Rebel Blog

Helpful tips, techniques, and occasional ramblings from the contributors to the Rebel Heart Film Workshop.

Posted in Film Development, Film Projects, News, Of Dust and Bones, Uncategorized, on 22 August 2015, by , 3 Comments

I’m finally back home after over a month camping in the desert while shooting our next film, OF DUST AND BONES. The experience was beautiful, intense, life-affirming and hard. Everything making a film should be.

It was humbling to watch this group of talented, wonderful people gather in the harsh conditions of the high desert, and work tirelessly every day in the heat, carrying equipment up and down hills, over the land and far away, bringing their hearts and souls, to make this vision I had come to life.

There are already so many precious memories from making this film, memories I will treasure forever. By following our hearts and making a film the Rebel Heart Film way, creatively free and pure, I think we’ve made something truly special. We shot only 3 pages a day and so had the luxury of getting things right, never compromising. We shot in mostly one location, so we had the luxury of changing the schedule all the time. If the light wasn’t right, we didn’t shoot. I’m telling you: this is the way to make an indie film.

Getting the shot, #OfDustandBones

Getting the shot, #OfDustandBones

As I think back, a few moments stand out to me:

– One evening as we walked back to base from a spot in the desert just after sunset, the light looked so beautiful that we spontaneously started shooting material with the actors that was not part of the script. After scampering around for half an hour, free and in the moment, we all looked at each other and smiled like children. The joy of pure creativity.

– One afternoon, we humped the camera up a steep hill to get a drive by shot of the picture car on the winding desert road below. We didn’t bring our AD (he had to move our truck below), it was just me, TJ Helmuth (our DP), Tom (1st AC), Alexa Ammon (producer), Hans Wittenburg (2nd AC) and Tiffany Roophani (stills photographer). It was absolutely breathtaking up there, desert mountains stretched out on each horizon, boulders and dust and no sight of man; the stunning vastness of this land. We all sat up there, so happy, taking pictures, talking about how epic it was, how lucky we were, how some people were sitting in offices at that moment, and here we were, perched at the peak of paradise. Finally, after twenty minutes had passed, TJ asked “What are we waiting for?” and we suddenly realized that we could have called action a long time before.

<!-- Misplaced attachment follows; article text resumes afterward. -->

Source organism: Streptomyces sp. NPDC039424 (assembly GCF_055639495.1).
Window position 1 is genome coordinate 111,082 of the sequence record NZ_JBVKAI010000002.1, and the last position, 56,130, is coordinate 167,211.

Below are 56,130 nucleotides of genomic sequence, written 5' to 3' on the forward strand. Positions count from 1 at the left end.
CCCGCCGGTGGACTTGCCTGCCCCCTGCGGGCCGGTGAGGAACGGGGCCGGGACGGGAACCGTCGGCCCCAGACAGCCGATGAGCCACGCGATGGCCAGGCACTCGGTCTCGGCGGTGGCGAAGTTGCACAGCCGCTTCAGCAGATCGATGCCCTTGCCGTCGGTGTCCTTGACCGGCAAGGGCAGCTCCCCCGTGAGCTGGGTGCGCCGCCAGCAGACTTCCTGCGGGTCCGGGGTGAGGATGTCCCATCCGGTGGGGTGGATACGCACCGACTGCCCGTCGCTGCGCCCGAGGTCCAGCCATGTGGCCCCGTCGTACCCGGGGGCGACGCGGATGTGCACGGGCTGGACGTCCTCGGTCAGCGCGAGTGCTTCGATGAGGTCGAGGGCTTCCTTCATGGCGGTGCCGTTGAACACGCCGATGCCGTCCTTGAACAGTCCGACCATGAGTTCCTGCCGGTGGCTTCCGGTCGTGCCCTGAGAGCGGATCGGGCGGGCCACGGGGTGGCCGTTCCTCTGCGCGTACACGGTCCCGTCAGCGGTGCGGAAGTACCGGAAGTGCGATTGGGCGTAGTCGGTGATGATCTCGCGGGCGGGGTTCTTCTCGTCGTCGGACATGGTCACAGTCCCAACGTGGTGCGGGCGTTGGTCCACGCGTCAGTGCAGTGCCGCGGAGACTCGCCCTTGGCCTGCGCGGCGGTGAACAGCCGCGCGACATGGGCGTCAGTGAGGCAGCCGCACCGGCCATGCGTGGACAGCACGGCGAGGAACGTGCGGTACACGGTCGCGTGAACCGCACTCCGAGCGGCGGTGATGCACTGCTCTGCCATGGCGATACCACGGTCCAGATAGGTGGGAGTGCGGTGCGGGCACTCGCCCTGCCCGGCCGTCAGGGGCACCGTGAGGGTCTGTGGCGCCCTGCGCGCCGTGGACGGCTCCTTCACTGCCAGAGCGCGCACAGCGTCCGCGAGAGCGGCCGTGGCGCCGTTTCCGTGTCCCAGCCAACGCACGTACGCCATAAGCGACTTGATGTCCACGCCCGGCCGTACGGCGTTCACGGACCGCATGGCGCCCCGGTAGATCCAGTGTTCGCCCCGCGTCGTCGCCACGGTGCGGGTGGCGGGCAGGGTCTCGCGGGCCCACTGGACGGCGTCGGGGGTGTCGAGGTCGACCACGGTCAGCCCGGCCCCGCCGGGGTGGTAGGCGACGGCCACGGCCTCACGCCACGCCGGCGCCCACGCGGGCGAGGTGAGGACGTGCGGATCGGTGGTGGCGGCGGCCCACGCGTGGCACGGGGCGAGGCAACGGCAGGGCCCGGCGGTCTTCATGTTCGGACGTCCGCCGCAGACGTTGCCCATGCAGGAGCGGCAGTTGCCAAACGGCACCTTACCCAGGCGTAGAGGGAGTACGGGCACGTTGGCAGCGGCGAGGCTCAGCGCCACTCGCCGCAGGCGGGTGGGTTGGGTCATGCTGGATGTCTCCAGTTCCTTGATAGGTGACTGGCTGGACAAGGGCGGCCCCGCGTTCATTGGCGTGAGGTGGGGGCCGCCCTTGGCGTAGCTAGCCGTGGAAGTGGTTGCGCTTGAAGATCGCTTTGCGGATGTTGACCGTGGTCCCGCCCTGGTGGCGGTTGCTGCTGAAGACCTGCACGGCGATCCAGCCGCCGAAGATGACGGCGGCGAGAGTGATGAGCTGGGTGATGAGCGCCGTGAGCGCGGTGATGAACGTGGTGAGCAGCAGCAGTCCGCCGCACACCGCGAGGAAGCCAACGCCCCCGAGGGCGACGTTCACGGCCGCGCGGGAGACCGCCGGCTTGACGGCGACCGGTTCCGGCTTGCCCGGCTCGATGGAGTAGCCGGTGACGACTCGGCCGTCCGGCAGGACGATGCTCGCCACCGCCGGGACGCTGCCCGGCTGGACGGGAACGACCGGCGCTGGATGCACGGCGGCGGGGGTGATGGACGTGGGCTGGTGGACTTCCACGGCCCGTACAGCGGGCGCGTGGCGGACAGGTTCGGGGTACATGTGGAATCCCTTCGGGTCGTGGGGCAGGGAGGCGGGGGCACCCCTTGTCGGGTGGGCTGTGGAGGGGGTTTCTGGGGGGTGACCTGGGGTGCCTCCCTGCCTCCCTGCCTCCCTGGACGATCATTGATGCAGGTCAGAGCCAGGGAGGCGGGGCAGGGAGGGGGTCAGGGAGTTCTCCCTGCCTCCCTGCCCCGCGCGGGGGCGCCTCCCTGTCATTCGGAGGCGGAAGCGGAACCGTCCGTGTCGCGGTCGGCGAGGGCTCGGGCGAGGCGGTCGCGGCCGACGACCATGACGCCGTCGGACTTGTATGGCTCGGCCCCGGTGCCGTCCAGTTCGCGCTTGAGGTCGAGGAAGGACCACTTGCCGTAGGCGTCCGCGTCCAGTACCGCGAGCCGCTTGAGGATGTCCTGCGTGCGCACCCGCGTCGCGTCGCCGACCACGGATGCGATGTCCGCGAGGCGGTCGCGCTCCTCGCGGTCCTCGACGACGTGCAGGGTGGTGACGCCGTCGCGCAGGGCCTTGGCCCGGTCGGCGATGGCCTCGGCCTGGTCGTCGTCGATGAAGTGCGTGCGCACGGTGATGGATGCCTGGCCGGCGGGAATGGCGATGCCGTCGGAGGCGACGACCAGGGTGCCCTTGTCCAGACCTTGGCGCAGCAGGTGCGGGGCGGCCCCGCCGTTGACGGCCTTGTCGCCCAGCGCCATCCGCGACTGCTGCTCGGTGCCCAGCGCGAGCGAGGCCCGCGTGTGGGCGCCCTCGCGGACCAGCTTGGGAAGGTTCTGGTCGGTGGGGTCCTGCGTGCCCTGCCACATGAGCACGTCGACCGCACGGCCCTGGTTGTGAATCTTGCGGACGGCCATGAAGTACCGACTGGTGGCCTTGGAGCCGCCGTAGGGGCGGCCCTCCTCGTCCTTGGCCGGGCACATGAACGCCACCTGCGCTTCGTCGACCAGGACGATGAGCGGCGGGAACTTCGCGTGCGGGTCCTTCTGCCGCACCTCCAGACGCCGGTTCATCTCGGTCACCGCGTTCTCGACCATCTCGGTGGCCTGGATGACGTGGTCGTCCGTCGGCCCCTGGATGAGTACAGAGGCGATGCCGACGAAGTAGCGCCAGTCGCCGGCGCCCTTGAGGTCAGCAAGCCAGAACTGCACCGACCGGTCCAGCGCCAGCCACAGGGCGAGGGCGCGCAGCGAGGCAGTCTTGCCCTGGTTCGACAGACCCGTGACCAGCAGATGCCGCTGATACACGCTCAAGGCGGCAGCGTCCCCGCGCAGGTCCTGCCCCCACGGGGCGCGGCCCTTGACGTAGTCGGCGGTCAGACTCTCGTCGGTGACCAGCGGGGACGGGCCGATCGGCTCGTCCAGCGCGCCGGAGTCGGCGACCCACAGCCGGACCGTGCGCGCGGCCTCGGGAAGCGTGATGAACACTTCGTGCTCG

– One sunset, we were shooting inside, when someone suddenly said “have you seen the sky out there?” and within minutes the whole cast and crew were outside, running around pointing at the glorious sunset in ever direction.   The joy and excitement were palpable. We were children again, pure and full of wonder.

Watching the monitor, on set #OfDustandBones

Watching the monitor, on set #OfDustandBones

And so many times, I’d look into the monitor and have this strange sense of a dream being brought to life. I can’t count the number of times I cried while shooting this film. The worlds that I imagined coming to life; the emotions, the moments, the perfect purity of it all.

I’m glad to be home now, but I’ll never forget the month we just had. Huge gratitude to everyone who was there and who made it so special.   I know it wasn’t always easy, but this film is going to be something wonderful, and it’s because of each of you and what you brought to it.   Your love is in every frame.

Cast and crew #OfDustandBones at lunch

Cast and crew #OfDustandBones at lunch

Huge love and gratitude,

Xo Diane


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